Several processes are available that use the basic action of various amines. These amines can be categorized as primary, secondary, or tertiary according to the number of organic groups bonded to the central nitrogen atom.
Primary amines are stronger bases than secondary amines, which are stronger than tertiary amines. Amines with stronger base properties will be more reactive toward CO2 and H2S gases and will form stronger chemical bonds.
A typical amine system is shown in Figure 7-4. The sour gas enters the system through an inlet separator to remove any entrained water or hydrocarbon liquids. Then the gas enters the bottom of the amine absorber and flows counter-current to the amine solution. The absorber can be either a trayed or packed tower. Conventional packing is usually used for 20-in. or smaller diameter towers, and trays or structured packing for larger towers. An optional outlet separator may be included to recover entrained amines from the sweet gas.
The amine solution leaves the bottom of the absorber carrying with it the acid gases. This solution containing the CC>2 and IH^S is referred to as the rich amine. From the absorber the rich amine is flashed to a flash tank to remove almost all the dissolved hydrocarbon gases and entrained hydrocarbon condensates. A small percentage of the acid gases will also flash to the vapor phase in this vessel. From the flash tank the rich amine proceeds to the rich/lean amine exchanger. This exchanger recovers some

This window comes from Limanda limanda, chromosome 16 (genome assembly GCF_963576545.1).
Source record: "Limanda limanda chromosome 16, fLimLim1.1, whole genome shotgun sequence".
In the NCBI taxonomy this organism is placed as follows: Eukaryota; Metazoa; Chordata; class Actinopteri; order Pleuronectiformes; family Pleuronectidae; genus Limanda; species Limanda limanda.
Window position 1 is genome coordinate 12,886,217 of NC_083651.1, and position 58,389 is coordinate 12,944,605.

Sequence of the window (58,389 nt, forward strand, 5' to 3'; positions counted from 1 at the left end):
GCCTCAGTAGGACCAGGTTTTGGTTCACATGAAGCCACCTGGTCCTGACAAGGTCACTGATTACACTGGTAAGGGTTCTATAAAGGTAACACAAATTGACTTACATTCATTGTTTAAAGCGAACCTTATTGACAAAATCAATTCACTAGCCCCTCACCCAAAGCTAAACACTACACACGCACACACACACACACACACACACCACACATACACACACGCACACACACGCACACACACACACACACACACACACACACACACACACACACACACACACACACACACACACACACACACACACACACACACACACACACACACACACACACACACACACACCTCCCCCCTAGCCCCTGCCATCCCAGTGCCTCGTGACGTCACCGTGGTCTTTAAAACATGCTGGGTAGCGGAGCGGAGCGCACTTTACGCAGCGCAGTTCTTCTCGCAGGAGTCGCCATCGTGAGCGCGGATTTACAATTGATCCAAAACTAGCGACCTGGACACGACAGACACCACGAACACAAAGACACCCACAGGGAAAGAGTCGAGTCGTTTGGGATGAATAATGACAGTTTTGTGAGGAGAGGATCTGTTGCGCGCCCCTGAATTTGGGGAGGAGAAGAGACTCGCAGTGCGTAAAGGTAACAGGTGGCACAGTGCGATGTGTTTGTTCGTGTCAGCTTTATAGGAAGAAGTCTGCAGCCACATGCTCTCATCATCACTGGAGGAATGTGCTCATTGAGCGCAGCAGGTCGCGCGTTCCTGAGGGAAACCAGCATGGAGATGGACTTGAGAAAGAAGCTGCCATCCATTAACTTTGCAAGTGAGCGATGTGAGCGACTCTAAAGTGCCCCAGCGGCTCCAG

of the sensible heat from the lean amine stream to decrease the heat duty on the amine reboiler. The heated rich amine then enters the amine stripping tower where heat from the reboiler breaks the bonds between the amines and acid gases. The acid gases are removed overhead and lean amine is removed from the bottom of the stripper.
The hot lean amine proceeds to the rich/lean amine exchanger and then to additional coolers to lower its temperature to no less than 10°F above the inlet gas temperature. This prevents hydrocarbons from condensing in the amine solution when the amine contacts the sour gas. The cooled lean amine is then pumped up to the absorber pressure and enters the top of the absorber. As the amine solution flows down the absorber it absorbs the acid gases. The rich amine is then removed at the bottom of
the tower and the cycle is repeated.
Of the following amine systems that are discussed, diethanol amine (DBA) is the most common. Even though a DBA system may not be as efficient as some of the other chemical solvents, it may be less expensive to install because standard packaged systems are readily available. In addition, it may be less expensive to operate and maintain because field personnel are likely to be more familiar with it.
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